• In peripheral retina at 15.4 weeks to 1 month after birth, displaced cones in the nerve fiber layer are positive for TULP1, recoverin, and blue cone opsin [4].
  • No putative pathogenic sequence changes in TULP1 were observed in North American patients with comparably severe retinal phenotypes, mainly in the diagnostic category of Leber congenital amaurosis [9].

Analytical, diagnostic and therapeutic context of TULP1


  1. Molecular characterization of TUB, TULP1, and TULP2, members of the novel tubby gene family and their possible relation to ocular diseases. North, M.A., Naggert, J.K., Yan, Y., Noben-Trauth, K., Nishina, P.M. Proc. Natl. Acad. Sci. U.S.A. (1997) [Pubmed]
  2. Retinal degeneration but not obesity is observed in null mutants of the tubby-like protein 1 gene. Ikeda, S., Shiva, N., Ikeda, A., Smith, R.S., Nusinowitz, S., Yan, G., Lin, T.R., Chu, S., Heckenlively, J.R., North, M.A., Naggert, J.K., Nishina, P.M., Duyao, M.P. Hum. Mol. Genet. (2000) [Pubmed]
  3. TULP1 mutation in two extended Dominican kindreds with autosomal recessive retinitis pigmentosa. Banerjee, P., Kleyn, P.W., Knowles, J.A., Lewis, C.A., Ross, B.M., Parano, E., Kovats, S.G., Lee, J.J., Penchaszadeh, G.K., Ott, J., Jacobson, S.G., Gilliam, T.C. Nat. Genet. (1998) [Pubmed]
  4. Localization of tubby-like protein 1 in developing and adult human retinas. Milam, A.H., Hendrickson, A.E., Xiao, M., Smith, J.E., Possin, D.E., John, S.K., Nishina, P.M. Invest. Ophthalmol. Vis. Sci. (2000) [Pubmed]
  5. Tubby-like protein 1 (TULP1) interacts with F-actin in photoreceptor cells. Xi, Q., Pauer, G.J., Marmorstein, A.D., Crabb, J.W., Hagstrom, S.A. Invest. Ophthalmol. Vis. Sci. (2005) [Pubmed]
  6. Recessive mutations in the gene encoding the tubby-like protein TULP1 in patients with retinitis pigmentosa. Hagstrom, S.A., North, M.A., Nishina, P.L., Berson, E.L., Dryja, T.P. Nat. Genet. (1998) [Pubmed]
  7. The tubby-like proteins, a family with roles in neuronal development and function. Ikeda, A., Nishina, P.M., Naggert, J.K. J. Cell. Sci. (2002) [Pubmed]
  8. Molecular characterization of a novel tubby gene family member, TULP3, in mouse and humans. Nishina, P.M., North, M.A., Ikeda, A., Yan, Y., Naggert, J.K. Genomics (1998) [Pubmed]
  9. Tubby-like protein 1 homozygous splice-site mutation causes early-onset severe retinal degeneration. Lewis, C.A., Batlle, I.R., Batlle, K.G., Banerjee, P., Cideciyan, A.V., Huang, J., Alemán, T.S., Huang, Y., Ott, J., Gilliam, T.C., Knowles, J.A., Jacobson, S.G. Invest. Ophthalmol. Vis. Sci. (1999) [Pubmed]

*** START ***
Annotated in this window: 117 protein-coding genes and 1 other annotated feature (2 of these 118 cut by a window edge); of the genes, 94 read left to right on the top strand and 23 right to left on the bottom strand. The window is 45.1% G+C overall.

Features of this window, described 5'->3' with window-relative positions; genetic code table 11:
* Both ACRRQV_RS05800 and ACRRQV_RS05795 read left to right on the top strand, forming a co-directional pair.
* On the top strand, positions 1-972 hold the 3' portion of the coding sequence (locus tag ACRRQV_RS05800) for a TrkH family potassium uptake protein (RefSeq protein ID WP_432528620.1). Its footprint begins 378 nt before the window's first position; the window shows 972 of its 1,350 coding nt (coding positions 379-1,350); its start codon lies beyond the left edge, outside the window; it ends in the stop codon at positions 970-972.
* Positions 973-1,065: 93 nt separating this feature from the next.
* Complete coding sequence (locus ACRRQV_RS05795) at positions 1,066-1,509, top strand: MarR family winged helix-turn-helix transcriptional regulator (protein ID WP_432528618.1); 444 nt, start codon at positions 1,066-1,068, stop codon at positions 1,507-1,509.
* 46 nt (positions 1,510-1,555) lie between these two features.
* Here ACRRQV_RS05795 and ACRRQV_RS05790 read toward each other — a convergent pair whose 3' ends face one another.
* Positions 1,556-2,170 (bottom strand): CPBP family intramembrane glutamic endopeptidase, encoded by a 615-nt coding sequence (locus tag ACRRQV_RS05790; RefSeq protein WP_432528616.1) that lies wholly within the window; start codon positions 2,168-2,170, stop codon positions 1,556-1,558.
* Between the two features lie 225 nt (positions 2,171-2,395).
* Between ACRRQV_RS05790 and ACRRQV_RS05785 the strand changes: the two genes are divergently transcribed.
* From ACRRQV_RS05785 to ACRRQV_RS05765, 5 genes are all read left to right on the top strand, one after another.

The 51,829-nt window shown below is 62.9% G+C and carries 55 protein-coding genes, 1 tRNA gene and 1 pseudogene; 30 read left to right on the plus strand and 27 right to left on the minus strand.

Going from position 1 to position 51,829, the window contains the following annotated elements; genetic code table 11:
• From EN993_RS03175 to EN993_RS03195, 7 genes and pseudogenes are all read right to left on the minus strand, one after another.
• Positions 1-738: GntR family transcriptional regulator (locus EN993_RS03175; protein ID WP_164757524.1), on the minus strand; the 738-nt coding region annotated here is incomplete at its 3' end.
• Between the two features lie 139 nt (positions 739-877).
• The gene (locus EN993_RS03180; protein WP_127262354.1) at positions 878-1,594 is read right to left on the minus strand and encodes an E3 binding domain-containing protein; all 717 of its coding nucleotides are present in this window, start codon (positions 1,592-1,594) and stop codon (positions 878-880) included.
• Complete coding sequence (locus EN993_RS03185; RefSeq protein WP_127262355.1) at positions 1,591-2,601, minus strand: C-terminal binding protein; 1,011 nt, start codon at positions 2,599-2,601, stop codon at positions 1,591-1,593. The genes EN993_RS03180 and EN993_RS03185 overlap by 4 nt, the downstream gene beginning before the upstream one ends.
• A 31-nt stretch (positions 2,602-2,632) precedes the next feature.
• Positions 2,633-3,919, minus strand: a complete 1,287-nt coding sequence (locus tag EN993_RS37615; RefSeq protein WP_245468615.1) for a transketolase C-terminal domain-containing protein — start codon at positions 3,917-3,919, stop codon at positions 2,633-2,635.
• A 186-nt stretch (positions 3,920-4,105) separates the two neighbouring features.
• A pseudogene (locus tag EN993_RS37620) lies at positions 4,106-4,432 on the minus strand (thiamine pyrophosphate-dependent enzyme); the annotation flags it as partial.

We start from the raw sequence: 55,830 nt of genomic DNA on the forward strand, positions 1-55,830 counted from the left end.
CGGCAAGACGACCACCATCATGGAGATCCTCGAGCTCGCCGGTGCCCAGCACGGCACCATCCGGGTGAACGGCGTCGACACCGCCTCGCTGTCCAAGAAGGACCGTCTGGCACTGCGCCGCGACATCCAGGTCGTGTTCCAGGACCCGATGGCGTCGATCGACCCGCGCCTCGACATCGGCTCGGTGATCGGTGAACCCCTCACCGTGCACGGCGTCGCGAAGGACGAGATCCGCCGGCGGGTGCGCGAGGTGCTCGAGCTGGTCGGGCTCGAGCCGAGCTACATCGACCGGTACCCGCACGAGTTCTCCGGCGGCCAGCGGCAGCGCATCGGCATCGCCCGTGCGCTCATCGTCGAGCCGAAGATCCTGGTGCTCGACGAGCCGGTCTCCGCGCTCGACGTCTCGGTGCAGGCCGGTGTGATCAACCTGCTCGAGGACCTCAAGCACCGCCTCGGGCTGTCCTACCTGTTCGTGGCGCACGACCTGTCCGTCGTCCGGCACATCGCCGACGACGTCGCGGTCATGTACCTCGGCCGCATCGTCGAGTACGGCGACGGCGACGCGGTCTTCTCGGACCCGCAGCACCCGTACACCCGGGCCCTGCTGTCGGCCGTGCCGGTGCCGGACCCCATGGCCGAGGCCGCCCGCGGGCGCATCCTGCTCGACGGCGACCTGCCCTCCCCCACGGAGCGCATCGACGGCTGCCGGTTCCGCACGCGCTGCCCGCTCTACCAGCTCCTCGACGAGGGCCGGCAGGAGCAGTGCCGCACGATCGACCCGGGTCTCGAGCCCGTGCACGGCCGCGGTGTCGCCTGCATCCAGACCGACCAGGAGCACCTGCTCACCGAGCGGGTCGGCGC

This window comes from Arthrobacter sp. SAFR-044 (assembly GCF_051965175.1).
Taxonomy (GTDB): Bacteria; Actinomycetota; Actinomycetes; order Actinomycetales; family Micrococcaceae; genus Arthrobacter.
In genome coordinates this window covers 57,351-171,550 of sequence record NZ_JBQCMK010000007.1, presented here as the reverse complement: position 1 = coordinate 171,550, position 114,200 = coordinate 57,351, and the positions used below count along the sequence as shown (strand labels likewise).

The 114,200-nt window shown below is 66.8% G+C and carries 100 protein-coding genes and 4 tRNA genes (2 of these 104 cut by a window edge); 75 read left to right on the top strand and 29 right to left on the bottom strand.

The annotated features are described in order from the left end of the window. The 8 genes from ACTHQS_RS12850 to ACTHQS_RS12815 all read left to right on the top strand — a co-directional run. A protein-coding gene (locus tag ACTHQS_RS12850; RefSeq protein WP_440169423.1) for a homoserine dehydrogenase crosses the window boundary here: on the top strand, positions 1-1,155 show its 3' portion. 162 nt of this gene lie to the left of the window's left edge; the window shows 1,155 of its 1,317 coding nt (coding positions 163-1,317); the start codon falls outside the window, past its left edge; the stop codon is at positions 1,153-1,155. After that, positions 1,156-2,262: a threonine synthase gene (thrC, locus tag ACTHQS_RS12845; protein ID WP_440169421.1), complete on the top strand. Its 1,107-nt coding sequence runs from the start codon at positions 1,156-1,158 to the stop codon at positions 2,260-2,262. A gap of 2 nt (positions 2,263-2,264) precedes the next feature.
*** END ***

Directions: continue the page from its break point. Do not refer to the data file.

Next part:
10. Novel mutations in the TULP1 gene causing autosomal recessive retinitis pigmentosa. Paloma, E., Hjelmqvist, L., Bayés, M., García-Sandoval, B., Ayuso, C., Balcells, S., Gonzàlez-Duarte, R. Invest. Ophthalmol. Vis. Sci. (2000) [Pubmed]
  11. Tubby-like protein 1 as an autoantigen in cancer-associated retinopathy. Kikuchi, T., Arai, J., Shibuki, H., Kawashima, H., Yoshimura, N. J. Neuroimmunol. (2000) [Pubmed]
  12. An evaluation of rare earth screen/film combinations. Rossi, R.P., Hendee, W.R., Ahrens, C.R. Radiology. (1976) [Pubmed]
  13. The anatomy lesson of Dr Tulp. Masquelet, A.C. Journal of hand surgery (Edinburgh, Lothian) (2005) [Pubmed]
  14. The anatomy lesson of Dr. Nicolaes Tulp by Rembrandt (1632): a comparison of the painting with a dissected left forearm of a Dutch male cadaver. Ijpma, F.F., van de Graaf, R.C., Nicolai, J.P., Meek, M.F. The Journal of hand surgery. (2006) [Pubmed]
  15. Effects of transurethral prostate resection and transurethral laser prostatectomy on plasma hormone levels. Türkölmez, K., Bozlu, M., Sarica, K., Gemalmaz, H., Ozdiler, E., Gögüş, O. Urologia internationalis. (1998) [Pubmed]
  16. A homozygosity-based search for mutations in patients with autosomal recessive retinitis pigmentosa, using microsatellite markers. Kondo, H., Qin, M., Mizota, A., Kondo, M., Hayashi, H., Hayashi, K., Oshima, K., Tahira, T., Hayashi, K. Invest. Ophthalmol. Vis. Sci. (2004) [Pubmed]